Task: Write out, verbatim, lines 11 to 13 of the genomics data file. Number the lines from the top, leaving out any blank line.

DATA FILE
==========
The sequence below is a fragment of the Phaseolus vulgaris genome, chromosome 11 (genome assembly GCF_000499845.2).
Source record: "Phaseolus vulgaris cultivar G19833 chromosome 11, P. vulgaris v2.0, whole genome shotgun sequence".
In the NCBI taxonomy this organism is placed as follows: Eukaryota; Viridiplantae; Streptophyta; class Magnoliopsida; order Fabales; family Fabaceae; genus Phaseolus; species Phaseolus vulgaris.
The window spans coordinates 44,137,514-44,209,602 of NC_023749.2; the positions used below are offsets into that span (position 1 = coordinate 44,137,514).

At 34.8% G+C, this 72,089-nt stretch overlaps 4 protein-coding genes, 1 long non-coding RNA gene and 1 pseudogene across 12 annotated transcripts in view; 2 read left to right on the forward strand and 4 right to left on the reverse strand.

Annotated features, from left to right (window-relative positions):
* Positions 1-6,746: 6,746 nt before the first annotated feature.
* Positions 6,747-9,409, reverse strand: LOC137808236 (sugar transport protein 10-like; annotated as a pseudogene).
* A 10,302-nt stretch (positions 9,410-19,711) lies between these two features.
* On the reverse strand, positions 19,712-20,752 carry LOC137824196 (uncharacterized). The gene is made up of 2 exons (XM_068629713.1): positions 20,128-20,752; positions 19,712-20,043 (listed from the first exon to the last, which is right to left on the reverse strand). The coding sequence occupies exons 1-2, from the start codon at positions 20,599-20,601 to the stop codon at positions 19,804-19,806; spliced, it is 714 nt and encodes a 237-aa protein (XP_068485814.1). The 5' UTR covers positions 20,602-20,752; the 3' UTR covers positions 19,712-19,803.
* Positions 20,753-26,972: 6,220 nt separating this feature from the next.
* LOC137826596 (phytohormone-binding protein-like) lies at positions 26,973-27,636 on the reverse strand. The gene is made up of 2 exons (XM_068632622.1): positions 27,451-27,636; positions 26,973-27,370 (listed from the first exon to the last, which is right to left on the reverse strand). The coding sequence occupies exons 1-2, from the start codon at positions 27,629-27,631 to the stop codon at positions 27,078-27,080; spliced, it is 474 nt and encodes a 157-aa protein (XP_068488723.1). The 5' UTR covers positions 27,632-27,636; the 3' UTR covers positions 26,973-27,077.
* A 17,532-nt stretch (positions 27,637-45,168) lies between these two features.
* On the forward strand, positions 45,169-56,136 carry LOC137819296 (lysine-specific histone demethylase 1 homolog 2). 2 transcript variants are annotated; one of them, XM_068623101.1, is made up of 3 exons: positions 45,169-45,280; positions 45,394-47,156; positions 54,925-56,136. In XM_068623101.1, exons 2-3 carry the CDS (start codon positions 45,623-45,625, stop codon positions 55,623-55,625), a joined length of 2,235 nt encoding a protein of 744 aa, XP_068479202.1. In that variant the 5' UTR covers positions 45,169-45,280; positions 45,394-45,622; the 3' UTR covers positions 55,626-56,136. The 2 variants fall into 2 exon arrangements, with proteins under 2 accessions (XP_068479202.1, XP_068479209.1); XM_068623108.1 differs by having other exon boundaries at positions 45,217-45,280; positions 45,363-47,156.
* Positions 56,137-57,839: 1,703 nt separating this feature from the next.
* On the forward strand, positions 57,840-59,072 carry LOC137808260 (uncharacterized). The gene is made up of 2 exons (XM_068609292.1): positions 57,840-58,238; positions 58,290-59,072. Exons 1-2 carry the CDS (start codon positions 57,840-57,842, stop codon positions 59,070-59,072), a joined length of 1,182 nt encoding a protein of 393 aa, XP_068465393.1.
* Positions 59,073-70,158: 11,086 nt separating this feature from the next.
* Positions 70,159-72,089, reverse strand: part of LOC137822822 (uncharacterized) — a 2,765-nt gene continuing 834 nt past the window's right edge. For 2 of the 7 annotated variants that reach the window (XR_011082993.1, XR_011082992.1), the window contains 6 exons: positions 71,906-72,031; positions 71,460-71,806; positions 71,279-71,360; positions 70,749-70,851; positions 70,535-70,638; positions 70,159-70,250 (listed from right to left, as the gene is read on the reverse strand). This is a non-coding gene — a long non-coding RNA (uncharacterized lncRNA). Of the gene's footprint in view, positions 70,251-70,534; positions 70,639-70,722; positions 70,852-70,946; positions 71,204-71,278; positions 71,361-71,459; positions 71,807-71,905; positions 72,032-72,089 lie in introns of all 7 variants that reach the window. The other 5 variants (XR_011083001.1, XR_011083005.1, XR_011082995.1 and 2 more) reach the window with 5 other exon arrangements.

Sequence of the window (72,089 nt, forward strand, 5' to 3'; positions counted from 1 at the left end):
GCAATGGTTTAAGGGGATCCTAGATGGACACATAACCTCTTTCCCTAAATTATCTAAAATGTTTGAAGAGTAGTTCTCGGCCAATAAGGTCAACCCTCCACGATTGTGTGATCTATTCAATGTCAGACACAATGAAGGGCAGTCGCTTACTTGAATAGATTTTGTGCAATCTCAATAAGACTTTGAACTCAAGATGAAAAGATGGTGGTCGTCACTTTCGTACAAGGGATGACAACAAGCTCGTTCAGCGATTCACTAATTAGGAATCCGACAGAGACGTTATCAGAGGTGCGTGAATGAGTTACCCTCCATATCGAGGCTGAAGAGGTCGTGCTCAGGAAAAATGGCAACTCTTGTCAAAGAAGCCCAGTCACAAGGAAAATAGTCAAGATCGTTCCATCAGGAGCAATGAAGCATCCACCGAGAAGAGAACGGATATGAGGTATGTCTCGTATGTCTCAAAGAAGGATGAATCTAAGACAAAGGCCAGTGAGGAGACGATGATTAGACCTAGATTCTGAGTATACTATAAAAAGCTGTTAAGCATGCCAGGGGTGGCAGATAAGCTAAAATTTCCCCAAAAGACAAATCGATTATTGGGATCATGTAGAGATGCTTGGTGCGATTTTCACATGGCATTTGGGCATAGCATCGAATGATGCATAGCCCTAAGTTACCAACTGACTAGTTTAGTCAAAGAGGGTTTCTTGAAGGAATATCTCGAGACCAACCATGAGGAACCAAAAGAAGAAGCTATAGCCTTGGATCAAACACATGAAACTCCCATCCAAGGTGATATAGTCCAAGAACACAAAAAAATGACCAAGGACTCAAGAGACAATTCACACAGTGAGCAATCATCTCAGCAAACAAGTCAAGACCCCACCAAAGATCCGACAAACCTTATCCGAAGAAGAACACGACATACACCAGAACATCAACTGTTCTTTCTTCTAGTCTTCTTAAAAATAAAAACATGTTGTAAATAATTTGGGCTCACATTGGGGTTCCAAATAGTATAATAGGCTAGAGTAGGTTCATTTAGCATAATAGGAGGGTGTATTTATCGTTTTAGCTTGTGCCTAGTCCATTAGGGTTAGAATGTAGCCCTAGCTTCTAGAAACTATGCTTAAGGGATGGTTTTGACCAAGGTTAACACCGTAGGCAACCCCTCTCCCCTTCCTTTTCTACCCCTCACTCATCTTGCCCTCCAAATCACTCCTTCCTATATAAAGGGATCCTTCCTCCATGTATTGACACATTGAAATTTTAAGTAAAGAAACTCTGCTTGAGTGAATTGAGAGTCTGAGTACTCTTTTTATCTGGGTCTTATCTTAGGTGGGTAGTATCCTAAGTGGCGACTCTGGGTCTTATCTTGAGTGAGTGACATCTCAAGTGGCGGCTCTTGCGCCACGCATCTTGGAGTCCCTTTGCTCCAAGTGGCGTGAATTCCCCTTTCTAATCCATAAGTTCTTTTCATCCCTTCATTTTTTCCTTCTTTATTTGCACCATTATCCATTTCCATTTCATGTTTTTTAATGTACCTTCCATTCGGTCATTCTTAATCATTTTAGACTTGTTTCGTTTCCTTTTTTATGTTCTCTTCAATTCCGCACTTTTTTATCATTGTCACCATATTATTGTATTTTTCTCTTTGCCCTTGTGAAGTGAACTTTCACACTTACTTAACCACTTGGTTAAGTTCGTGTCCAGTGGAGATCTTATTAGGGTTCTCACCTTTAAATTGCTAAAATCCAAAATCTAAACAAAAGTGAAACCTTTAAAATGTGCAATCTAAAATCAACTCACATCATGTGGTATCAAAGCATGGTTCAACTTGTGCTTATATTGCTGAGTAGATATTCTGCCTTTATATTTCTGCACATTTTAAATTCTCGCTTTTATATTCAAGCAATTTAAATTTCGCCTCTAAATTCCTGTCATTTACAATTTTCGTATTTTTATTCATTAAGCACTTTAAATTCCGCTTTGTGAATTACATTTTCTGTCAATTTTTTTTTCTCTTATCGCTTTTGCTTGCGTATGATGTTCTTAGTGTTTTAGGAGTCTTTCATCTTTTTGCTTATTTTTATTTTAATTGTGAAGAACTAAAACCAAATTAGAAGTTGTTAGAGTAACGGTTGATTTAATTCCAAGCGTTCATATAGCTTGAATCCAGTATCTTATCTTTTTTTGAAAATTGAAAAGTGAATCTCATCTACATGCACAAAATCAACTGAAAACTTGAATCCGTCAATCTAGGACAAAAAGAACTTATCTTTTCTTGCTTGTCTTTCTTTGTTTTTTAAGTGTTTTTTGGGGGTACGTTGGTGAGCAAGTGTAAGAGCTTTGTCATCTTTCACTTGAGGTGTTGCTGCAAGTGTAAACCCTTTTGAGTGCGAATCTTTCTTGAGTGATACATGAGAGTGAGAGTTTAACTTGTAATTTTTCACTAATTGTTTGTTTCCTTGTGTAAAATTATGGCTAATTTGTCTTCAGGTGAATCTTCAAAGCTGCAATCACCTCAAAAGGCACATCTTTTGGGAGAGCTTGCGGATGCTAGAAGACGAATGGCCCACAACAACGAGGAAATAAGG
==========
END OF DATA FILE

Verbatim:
* Positions 20,753-26,972: 6,220 nt separating this feature from the next.
* LOC137826596 (phytohormone-binding protein-like) lies at positions 26,973-27,636 on the reverse strand. The gene is made up of 2 exons (XM_068632622.1): positions 27,451-27,636; positions 26,973-27,370 (listed from the first exon to the last, which is right to left on the reverse strand). The coding sequence occupies exons 1-2, from the start codon at positions 27,629-27,631 to the stop codon at positions 27,078-27,080; spliced, it is 474 nt and encodes a 157-aa protein (XP_068488723.1). The 5' UTR covers positions 27,632-27,636; the 3' UTR covers positions 26,973-27,077.
* A 17,532-nt stretch (positions 27,637-45,168) lies between these two features.